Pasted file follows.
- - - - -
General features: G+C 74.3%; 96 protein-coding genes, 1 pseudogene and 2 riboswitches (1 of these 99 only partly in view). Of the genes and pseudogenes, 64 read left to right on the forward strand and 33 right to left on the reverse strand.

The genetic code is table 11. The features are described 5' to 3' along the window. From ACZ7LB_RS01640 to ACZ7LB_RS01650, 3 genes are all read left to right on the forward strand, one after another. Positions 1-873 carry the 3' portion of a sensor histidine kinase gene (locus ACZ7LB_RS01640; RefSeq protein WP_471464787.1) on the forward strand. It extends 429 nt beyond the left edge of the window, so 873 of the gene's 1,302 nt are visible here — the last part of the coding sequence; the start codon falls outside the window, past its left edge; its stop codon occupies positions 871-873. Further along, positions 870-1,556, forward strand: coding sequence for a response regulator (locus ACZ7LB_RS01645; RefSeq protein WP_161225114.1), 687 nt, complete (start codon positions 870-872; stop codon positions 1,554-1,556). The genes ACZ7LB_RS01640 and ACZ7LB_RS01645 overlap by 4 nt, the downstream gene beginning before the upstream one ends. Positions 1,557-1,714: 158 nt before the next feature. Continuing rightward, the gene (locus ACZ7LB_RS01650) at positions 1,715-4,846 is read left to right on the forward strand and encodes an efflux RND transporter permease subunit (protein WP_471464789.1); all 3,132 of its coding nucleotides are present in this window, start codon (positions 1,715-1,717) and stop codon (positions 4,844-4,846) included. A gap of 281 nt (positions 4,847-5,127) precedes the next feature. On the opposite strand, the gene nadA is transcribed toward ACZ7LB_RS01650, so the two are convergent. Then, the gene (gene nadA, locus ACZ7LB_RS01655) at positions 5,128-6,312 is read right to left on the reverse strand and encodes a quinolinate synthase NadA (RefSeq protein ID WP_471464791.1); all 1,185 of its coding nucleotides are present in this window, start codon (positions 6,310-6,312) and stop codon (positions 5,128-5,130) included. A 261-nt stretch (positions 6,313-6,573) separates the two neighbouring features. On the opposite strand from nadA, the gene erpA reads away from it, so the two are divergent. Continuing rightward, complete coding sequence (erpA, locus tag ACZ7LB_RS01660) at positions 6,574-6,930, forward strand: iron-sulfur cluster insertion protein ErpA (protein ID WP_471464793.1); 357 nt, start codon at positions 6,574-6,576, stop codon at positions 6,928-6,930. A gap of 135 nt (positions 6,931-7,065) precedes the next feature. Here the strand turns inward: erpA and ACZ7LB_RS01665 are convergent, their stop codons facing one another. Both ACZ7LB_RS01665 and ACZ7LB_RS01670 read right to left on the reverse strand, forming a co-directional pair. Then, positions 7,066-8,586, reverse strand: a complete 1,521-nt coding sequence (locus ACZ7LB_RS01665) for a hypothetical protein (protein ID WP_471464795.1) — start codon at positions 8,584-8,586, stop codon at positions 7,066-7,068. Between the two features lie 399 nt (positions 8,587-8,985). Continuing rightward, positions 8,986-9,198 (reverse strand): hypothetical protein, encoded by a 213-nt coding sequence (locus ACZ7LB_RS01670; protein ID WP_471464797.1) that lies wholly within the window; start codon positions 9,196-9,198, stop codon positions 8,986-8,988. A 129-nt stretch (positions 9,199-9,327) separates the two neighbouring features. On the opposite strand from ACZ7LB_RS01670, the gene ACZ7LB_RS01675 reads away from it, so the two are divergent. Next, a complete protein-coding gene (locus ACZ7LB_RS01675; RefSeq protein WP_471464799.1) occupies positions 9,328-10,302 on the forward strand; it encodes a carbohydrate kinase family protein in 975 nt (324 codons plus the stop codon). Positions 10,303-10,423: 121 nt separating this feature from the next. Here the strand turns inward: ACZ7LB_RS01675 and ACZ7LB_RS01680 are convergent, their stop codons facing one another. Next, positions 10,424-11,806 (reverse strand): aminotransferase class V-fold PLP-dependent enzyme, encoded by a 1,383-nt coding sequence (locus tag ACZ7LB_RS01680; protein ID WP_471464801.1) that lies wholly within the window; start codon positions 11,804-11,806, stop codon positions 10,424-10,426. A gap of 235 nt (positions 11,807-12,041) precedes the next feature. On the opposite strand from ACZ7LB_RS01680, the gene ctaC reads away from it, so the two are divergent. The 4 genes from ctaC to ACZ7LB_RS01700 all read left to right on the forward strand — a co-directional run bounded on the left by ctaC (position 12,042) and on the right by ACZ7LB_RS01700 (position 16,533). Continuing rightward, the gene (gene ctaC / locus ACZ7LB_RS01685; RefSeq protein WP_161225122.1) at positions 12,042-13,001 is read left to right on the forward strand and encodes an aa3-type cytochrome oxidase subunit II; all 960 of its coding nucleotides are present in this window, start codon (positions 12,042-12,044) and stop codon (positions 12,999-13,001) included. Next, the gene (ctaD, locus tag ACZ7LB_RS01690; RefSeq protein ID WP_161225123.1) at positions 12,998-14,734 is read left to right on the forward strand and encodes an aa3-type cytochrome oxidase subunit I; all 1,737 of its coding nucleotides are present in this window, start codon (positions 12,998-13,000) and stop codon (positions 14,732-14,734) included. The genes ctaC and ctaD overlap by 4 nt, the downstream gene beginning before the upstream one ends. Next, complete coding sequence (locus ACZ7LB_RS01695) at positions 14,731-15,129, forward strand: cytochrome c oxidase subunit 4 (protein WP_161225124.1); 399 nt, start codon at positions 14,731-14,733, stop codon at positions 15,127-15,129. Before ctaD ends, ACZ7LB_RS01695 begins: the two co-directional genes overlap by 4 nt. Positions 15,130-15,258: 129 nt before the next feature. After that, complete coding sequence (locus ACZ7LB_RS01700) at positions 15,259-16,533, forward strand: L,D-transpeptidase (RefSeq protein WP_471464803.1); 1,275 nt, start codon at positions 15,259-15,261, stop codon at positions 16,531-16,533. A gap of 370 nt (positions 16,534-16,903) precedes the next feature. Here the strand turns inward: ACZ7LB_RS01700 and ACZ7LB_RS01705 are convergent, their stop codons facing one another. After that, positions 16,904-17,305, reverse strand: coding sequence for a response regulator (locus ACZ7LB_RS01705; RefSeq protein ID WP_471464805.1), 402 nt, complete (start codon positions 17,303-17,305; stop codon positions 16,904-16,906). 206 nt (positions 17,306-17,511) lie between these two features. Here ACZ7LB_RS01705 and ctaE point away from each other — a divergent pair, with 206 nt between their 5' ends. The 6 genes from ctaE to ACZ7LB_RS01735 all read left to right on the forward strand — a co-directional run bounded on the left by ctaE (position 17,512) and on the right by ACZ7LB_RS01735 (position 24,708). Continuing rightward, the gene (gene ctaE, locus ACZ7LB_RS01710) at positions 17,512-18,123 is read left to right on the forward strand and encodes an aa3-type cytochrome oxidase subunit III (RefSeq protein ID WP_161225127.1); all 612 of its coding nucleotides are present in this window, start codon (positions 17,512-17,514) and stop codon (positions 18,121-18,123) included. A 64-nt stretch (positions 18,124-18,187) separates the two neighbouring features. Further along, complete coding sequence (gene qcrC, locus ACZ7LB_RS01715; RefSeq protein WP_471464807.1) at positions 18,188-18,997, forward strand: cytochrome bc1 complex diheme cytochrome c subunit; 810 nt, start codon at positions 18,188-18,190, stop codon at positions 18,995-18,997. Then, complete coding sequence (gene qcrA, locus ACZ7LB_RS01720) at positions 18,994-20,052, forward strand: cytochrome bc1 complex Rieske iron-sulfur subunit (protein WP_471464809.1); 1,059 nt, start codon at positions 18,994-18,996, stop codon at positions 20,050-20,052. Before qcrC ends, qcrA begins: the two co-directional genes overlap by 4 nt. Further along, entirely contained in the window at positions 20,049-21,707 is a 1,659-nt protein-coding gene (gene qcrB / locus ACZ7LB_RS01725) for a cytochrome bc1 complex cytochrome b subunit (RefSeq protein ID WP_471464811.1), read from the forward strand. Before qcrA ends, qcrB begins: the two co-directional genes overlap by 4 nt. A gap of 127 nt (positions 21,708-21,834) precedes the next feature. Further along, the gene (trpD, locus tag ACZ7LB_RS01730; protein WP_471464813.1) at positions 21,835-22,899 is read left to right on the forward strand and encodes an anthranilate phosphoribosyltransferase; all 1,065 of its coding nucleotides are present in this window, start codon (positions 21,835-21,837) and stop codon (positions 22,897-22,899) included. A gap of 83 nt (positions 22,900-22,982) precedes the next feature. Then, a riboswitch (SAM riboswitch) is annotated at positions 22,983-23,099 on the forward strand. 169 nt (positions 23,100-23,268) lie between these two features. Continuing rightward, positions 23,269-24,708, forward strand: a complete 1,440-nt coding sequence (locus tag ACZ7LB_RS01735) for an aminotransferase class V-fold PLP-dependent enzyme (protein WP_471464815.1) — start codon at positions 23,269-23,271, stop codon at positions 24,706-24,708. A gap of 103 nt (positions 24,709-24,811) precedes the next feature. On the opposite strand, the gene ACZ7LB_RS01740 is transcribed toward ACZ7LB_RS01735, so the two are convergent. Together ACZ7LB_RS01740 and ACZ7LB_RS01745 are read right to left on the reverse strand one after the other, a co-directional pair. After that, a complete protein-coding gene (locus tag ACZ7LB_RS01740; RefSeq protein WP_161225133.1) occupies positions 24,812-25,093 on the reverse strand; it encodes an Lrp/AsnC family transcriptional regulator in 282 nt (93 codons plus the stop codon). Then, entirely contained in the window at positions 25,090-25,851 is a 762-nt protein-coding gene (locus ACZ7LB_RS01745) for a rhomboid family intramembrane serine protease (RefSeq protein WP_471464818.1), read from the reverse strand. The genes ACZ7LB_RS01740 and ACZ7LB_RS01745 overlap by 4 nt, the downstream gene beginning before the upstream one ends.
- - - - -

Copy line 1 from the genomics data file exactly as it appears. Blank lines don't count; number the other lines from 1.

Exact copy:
General features: G+C 74.3%; 96 protein-coding genes, 1 pseudogene and 2 riboswitches (1 of these 99 only partly in view). Of the genes and pseudogenes, 64 read left to right on the forward strand and 33 right to left on the reverse strand.